Saturday, March 30, 2013

Happy Easter

The Protevangelium - the technical word for the future events foretold in Genesis 3:15.  The promised Messiah who would crush the head of the serpent while the serpent strikes His heal.  For a longer devotional reading follow this link to a reading from Pope John Paul II.

We will explore the bruising of another heal this month as we discuss Elwin Ransom's saving work in Perelandra.

Happy Easter!

Wednesday, March 27, 2013


Perelandra is our next book to be discussed on Monday, April 22nd - 6:15pm in the Conference Room at the library.  Send me an email if you need the discussion questions.

Monday, March 25, 2013


Snow Shuttle from Canada

Winter Storm Virgil is coming!  Check back here during the day for updates concerning the possible cancellation of our meeting at 6:15pm tonight.  Check the library for an immediate answer.  If the library closes, so do we. 

Current Status: Green Light to Launch into The Space Trilogy

Sunday, March 24, 2013


10, 9, 8, 7, 6, 5, 4, 3 ... the countdown is just about over and we are ready to blast off into The Space Trilogy (very corny, but I could not resist).  Monday, March 25th - 6:15pm in the Conference Room at the C. Burr Artz Library, we will discuss Out of the Silent Planet.  April and May we will discuss the next two stories.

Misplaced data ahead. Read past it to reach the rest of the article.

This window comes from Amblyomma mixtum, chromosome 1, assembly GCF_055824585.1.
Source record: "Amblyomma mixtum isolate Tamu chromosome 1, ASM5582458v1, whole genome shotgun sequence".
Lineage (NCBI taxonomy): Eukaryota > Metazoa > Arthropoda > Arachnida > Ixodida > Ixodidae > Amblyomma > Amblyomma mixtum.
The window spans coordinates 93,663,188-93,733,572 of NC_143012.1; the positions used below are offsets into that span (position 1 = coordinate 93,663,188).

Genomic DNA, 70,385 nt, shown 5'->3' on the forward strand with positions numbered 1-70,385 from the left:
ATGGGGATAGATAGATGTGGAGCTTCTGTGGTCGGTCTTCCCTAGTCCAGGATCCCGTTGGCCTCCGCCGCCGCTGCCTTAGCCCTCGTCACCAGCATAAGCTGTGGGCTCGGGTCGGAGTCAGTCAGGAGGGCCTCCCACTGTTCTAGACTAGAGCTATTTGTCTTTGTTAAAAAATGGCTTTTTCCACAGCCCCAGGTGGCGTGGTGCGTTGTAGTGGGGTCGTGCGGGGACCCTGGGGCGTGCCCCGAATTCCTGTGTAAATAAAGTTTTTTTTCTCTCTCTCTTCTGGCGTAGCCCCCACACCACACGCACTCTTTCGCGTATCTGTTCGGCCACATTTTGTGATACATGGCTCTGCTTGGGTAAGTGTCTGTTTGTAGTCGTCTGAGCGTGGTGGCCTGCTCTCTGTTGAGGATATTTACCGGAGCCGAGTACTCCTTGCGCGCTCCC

Wednesday, March 20, 2013


In chapter five of Out of the Silent Planet Ransom overhears Weston and Devine talking and discovers the reason for his being drugged and kidnapped - A Sacrifice to an Alien Race on Malacandra.  With this new information the narrator tells the reader that Ransom:
"... had read his H.G. Wells and others.  His universe was peopled with horrors such as ancient and mediaeval mythology could hardly rival.  No insect-like, vermiculate or crustacean Abominable, no twitching feelers, rasping wings, slimy coils, curling tentacles, no monstrous union of superhuman intelligence and insatiable cruelty seemed to him anything but likely on an alien world.  The sorns would be . . . would be . . he dared not think what the sorns would be.  And he was being given to them."
The ideas concerning what type of life one would find on another world is the blank canvas sci-fi authors and movie make-up arts, and now CGI artists, have displayed their imaginative fancy for over one hundred years now (Wells published War of the Worlds in 1898).  Above is an artist's rendering of Lewis's sorns (seroni?) and a hross.  Below is an alien from Steven Spielberg's version of War of the Worlds (2005).  The last picture is from the 1953 version of War of the Worlds - just for fun.


Monday, March 11, 2013


The professor in the CSPAN lecture (link below) discusses this sign.

In the second chapter of Out of the Silent Planet we find Ransom coming out of his drugged state to hear Weston and Devine arguing over their next move.

"The boy was ideal," said Weston sulkily.  "Incapable of serving humanity and only too likely to propagate idiocy.  He was the sort of boy who in a civilized community would be automatically handed over to a state laboratory for experimental purposes."